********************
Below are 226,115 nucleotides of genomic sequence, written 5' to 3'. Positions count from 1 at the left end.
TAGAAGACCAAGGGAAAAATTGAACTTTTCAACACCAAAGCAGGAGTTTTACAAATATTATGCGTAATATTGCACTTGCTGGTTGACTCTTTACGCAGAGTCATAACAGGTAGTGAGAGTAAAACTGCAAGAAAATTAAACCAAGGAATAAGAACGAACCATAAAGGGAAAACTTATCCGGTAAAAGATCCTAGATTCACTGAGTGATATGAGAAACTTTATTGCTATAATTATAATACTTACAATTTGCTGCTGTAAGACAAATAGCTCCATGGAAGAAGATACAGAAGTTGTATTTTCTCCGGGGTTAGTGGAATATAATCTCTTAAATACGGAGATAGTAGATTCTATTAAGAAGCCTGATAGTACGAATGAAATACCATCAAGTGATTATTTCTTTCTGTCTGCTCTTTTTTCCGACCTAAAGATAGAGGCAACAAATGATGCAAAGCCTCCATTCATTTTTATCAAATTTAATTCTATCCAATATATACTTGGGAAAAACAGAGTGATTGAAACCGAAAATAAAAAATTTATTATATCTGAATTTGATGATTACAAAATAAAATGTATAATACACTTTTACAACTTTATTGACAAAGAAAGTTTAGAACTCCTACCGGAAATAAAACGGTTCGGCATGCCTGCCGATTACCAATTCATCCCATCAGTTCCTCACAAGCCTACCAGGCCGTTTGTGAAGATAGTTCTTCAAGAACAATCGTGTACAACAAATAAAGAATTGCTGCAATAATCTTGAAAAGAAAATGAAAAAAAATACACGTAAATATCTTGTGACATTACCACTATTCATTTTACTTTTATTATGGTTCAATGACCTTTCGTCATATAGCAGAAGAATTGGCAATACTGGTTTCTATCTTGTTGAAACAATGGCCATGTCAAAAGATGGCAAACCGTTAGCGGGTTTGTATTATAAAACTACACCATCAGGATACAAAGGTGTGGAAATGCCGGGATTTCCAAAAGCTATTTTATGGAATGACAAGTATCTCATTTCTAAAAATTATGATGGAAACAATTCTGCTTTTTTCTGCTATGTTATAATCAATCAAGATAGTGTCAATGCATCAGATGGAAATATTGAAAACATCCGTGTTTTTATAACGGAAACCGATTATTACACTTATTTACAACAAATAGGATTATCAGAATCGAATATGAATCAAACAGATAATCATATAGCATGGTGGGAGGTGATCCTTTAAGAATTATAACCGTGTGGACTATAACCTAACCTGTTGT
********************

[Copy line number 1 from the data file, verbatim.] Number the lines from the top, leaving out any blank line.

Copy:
Below are 226,115 nucleotides of genomic sequence, written 5' to 3'. Positions count from 1 at the left end.